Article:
2. Property rights-- If we interfere with the rights of the local authority figure/developer/wealth-creator to develop their land, where will that lead? To chaos.
3. Land conservancy issues-- many conservatives don't want their local field and stream paved over, because that's where they used to ride their horse or whatever when they were younger. There's a valid conservation argument.

August 13, 2013 | Unregistered CommenterSFB

"In short, Kling suggests that American's tend to think of "the good" and "the bad" in terms of one of three axes:

Progressives: Oppression vs. The Oppressed
Conservatives: Barbarism vs. Civilization
Libertarians: Coercion vs. Freedom
"

Weird. By this criterion, I'm conservative first and libertarian second. But most people would describe me as a progressive, politically. Maybe I have a wildly different definition of "civilization" (um, "cities", y'know) than the people who usually call themselves "conservatives". Or maybe I just knew the pre-WWII history already (my father grew up pre-WWII, my grandparents even older), and those who usually call themselves "conservatives" are just poorly educated on these matters.

August 13, 2013 | Unregistered CommenterNathanael

To be historically accurate, the attempt to push everyone but cars out of the street was started in the 1920s. I believe Streetsblog had something on the history of this propaganda push, specifically regarding how it was done in New York City -- or was it Cap'n Transit?

August 13, 2013 | Unregistered CommenterNathanael

I still find this breakdown bizarre.

When a CEO writes himself enormous paychecks out of the corporate treasury, and lobbies for lower taxes for himself, while brutally controlling every aspect of his workers' lives, while ordering them to accept lower wages or starve... and then walking away rich while his company goes bankrupt... surely this is
(1) an oppressor oppressing the workers and customers
(2) a barbarian destroying the principles of civilization
(3) a coercive person preventing people from exercising their freedom of choice

In short, in cases like this, it is as simple as "good" vs. "bad", under all *three* points of view.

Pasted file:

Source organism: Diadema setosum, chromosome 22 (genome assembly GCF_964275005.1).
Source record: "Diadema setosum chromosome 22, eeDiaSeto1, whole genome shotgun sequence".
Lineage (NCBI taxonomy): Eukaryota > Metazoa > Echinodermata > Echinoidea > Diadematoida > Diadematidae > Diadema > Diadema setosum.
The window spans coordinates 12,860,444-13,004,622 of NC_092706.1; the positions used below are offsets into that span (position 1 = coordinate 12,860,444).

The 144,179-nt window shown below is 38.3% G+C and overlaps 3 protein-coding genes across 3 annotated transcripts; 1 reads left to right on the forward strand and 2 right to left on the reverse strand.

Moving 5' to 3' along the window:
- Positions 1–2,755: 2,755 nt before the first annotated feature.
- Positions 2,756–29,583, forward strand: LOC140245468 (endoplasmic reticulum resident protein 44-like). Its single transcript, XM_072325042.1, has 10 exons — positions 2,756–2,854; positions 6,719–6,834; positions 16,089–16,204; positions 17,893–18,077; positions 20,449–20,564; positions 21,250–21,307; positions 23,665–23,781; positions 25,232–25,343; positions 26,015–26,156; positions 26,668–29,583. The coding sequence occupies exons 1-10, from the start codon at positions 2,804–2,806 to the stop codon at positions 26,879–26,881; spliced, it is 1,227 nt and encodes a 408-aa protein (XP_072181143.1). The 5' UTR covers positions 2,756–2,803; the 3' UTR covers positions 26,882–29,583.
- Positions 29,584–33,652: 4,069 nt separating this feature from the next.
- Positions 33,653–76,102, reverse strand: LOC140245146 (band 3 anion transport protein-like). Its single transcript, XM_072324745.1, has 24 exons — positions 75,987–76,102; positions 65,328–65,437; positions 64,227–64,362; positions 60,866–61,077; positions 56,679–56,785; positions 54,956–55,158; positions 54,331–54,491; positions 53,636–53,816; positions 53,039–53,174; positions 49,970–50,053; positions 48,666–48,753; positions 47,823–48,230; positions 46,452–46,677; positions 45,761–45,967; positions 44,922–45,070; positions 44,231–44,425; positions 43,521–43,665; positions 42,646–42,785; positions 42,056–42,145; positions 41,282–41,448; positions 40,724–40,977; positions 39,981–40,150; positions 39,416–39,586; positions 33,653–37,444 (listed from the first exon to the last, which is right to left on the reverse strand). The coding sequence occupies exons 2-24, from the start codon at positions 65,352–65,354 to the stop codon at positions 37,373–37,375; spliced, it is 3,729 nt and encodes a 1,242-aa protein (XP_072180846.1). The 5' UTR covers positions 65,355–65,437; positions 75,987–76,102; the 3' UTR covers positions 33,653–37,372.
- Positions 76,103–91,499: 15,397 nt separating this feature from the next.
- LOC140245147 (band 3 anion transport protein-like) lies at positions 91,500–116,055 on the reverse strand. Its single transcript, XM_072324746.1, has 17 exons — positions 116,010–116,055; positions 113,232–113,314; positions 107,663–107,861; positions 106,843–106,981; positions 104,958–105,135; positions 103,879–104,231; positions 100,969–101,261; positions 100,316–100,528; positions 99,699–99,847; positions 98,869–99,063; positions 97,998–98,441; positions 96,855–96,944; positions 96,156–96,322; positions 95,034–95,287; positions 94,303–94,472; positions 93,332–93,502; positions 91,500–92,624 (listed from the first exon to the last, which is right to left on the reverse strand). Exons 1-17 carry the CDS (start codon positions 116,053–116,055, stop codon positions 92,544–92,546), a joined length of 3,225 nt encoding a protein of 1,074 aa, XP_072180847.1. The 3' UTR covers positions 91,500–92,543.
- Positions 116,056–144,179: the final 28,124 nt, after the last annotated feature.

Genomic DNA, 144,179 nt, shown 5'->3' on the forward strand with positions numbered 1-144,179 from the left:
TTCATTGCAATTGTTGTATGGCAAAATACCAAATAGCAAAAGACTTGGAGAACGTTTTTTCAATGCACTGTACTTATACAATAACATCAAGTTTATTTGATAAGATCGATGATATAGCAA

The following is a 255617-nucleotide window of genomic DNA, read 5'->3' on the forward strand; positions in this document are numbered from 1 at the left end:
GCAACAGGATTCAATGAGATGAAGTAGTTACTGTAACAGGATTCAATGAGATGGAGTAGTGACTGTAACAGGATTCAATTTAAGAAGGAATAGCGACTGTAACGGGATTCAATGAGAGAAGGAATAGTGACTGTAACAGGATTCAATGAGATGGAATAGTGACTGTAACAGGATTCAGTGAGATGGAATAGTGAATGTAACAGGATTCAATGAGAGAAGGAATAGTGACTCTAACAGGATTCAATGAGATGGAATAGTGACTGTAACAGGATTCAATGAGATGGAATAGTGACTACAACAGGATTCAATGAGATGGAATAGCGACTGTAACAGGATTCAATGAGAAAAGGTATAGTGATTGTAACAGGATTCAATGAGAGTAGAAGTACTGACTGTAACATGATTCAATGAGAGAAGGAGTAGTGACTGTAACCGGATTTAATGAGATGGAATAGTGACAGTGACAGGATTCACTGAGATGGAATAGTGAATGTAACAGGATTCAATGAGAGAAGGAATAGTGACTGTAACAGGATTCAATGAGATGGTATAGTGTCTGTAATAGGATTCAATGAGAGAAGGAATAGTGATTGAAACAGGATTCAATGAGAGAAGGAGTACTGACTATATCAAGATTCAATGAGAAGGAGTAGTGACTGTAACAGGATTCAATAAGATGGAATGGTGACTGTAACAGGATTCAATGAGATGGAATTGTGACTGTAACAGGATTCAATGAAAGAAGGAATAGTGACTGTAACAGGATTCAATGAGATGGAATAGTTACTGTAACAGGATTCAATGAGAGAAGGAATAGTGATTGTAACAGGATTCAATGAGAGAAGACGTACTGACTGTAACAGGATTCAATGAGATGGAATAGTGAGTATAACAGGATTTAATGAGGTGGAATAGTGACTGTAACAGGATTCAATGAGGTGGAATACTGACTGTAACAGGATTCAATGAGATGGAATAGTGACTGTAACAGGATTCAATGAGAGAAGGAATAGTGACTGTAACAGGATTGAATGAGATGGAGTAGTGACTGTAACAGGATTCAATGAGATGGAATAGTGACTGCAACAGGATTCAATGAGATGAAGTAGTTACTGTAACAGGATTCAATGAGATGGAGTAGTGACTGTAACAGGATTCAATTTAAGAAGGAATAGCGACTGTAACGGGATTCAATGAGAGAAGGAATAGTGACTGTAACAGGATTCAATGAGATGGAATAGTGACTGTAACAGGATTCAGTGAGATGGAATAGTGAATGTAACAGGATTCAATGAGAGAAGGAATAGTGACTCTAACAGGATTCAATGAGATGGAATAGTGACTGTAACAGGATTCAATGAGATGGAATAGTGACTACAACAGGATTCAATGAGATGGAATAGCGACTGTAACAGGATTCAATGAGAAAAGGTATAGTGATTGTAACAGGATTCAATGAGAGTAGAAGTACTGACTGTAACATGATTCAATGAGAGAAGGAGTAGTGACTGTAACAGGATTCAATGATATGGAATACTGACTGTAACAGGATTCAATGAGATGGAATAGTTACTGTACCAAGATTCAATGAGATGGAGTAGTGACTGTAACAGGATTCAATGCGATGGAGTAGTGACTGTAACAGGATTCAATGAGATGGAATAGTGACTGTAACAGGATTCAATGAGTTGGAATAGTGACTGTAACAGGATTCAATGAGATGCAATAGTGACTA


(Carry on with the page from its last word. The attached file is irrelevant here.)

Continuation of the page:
August 13, 2013 | Unregistered CommenterNathanael

If I was trying to sell Strong Towns to most "conservatives", I would not try to deliver a history lesson nor would I bother with anything that even sounds like an environmentalist argument. I would focus on the fact that current infrastructure design practices require businesses and homeowners to pay higher property taxes to subsidize inefficient government spending, on too-large roads, excessive fire and police to cover sprawling development, distant schools and the bus fleet to get kids to them, and the ongoing maintenance costs of all of the above.

My secondary point would be the damage done to locally-owned businesses by taxpayer-subsidized big box stores. Some conservatives do respond to those kinds of arguments.

The history arguments do help people understand just how much government has manipulated the market in favor of sprawl. That can help to counter the typical "conservative" talking point that urbanism is just an elite liberal scheme to make everyone live in high-rises and ride bicycles.

August 13, 2013 | Unregistered CommenterCT

Great post, Andrew. It'll be a reference piece for me for sure.

Greengrocer's apostrophe paragraph three.

August 19, 2013 | Unregistered Commenterneil21

The conservative axis as described by Kling would favor the message of Strong Towns. This is because planning, responsible stewardship of the public good, and modernizing zoning would contribute to civility. This opposed to the barbarism of chaos and the creation of negative externality that currently exists. The domestic version of conservative might be different, but I think you could make a case that the conservative axis outlined by Kling would favor Strong Towns.

August 20, 2013 | Unregistered CommenterTravis